Barnum Brown: The Man Who Discovered Tyrannosaurus rex-Lowell Dingus, Mark Norell

  • Title: Barnum Brown: The Man Who Discovered Tyrannosaurus rex
  • Author: Lowell Dingus, Mark Norell
  • Released: 2010-05-03
  • Language:
  • Pages: 384
  • ISBN: 0520252640
  • ISBN13: 978-0520252646
  • ASIN: 0520252640


From Publishers Weekly American Museum of Natural History paleontologists Dingus and Norell recount the life of the legendary paleontologist who discovered the mighty Tyrannosaurus Rex in Montana. The authors meticulously annotate many of the hundreds of finds Barnum Brown made over his lifetime. These descriptions take on a repetitive quality, but the other aspects of the business of fossil hunting will better hold the nonspecialist's attention. Brown's interactions with local cultures as he travels from the U.S. to India, Burma, Greece, Canada, and various countries within Africa on his expeditions, his relationships with other paleontologists, and the well-integrated story of his extracurricular life, which included a stint as a spy for the OSS, all contribute to a well documented whole. Brown's story is also the story of paleontology in the first half of the 20th century, and the authors capture the excitement of the ever-expanding knowledge as it is communicated among the field's leaders, as well as the controversies that inevitably followed. Dingus and Norell do justice to the unconventional, many-faceted if somewhat mysterious Brown, aptly named after showman P.T. Barnum and to his private and public personae. 44 b&w photos; 9 maps. (June)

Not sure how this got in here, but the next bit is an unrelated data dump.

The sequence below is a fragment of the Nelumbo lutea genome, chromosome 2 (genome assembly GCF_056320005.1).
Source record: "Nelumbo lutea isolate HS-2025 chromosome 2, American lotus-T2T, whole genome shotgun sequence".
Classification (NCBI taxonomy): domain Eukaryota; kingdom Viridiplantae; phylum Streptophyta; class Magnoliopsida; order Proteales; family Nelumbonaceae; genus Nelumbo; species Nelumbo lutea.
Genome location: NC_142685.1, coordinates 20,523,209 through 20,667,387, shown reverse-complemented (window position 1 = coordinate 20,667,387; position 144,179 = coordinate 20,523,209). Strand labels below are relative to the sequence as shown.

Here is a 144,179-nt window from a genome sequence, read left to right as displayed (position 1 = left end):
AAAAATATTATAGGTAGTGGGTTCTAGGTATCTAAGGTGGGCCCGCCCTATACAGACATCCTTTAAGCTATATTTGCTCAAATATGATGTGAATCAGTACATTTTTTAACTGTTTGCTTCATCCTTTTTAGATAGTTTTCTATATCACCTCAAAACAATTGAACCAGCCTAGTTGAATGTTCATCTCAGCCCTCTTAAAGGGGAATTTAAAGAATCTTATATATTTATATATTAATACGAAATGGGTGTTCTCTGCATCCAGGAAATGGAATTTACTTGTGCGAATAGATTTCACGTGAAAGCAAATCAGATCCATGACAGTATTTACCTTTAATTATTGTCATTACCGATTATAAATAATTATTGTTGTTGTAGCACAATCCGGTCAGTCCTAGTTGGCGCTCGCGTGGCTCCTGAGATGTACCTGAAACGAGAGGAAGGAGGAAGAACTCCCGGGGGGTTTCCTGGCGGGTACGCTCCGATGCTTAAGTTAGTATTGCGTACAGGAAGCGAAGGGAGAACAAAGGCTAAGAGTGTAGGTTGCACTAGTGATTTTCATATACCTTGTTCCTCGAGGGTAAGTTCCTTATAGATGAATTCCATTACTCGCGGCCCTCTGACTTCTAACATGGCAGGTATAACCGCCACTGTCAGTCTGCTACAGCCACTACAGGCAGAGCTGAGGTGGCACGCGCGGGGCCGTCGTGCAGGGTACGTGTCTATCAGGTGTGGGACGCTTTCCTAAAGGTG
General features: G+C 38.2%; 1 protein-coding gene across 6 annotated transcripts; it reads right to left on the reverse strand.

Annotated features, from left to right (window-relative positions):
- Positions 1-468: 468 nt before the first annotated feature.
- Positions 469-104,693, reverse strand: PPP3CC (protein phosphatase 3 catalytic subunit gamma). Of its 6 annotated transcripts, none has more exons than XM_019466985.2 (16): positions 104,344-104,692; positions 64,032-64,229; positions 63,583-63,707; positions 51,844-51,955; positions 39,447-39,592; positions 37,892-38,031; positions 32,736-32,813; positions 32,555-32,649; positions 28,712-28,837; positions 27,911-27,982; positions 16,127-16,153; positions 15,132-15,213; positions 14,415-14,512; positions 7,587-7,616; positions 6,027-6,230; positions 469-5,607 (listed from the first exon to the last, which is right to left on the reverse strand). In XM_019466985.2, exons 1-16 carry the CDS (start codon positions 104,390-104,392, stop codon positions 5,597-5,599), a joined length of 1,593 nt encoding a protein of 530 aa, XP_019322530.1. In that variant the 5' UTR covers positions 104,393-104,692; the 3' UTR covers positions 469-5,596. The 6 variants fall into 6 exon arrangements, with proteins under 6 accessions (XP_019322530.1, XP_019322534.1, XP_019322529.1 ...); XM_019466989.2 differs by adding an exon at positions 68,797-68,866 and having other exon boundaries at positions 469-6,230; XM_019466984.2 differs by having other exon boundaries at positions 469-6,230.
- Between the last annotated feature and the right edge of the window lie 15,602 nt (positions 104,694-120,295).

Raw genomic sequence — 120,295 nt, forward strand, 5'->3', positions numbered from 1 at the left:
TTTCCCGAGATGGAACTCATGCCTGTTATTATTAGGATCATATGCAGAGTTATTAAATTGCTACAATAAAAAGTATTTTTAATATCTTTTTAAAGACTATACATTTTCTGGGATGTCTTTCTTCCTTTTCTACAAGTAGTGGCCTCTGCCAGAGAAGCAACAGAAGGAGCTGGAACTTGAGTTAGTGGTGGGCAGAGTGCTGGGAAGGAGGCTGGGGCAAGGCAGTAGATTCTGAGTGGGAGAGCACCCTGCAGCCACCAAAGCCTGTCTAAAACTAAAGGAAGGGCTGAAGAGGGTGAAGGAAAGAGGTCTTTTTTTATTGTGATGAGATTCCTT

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From The greatest dinosaur fossil collector ever—that's who Barnum Brown (1873–1963) was, according to authors Dingus and Norell, staff paleontologists at the American Museum of Natural History. Towering over visitors there is evidence of the claim: more than 50 of Brown's antediluvian specimens bestride its exhibit halls, and the authors think it's about time readers were introduced to Brown. Stretching from the 1890s to the 1940s and spanning the globe, Brown's expeditions are reconstructed by the authors from museum archives. The coverage of fund-raising efforts and outfitting lends an institutional tone to the narrative, but Brown's colorful adventures rescue it. Brown liked bonhomie, incurred woman trouble from time to time, and had a wife whose embellishments of life in the field enliven the biography. Named Lillian, she wasn't there for Brown's career-making discovery of T. rex in 1902, but her letter writing and published books about subsequent digs round out this biography and indicate the public interest in “Mr. Bones” during his lifetime. Dingus and Norell ably revive that in this gap-filling scientific biography. --Gilbert Taylor pdf